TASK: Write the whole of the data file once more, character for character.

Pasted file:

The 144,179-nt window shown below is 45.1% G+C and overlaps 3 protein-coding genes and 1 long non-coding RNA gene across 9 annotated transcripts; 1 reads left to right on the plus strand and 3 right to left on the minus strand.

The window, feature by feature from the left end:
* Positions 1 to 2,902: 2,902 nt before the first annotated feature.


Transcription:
The 144,179-nt window shown below is 45.1% G+C and overlaps 3 protein-coding genes and 1 long non-coding RNA gene across 9 annotated transcripts; 1 reads left to right on the plus strand and 3 right to left on the minus strand.

The window, feature by feature from the left end:
* Positions 1 to 2,902: 2,902 nt before the first annotated feature.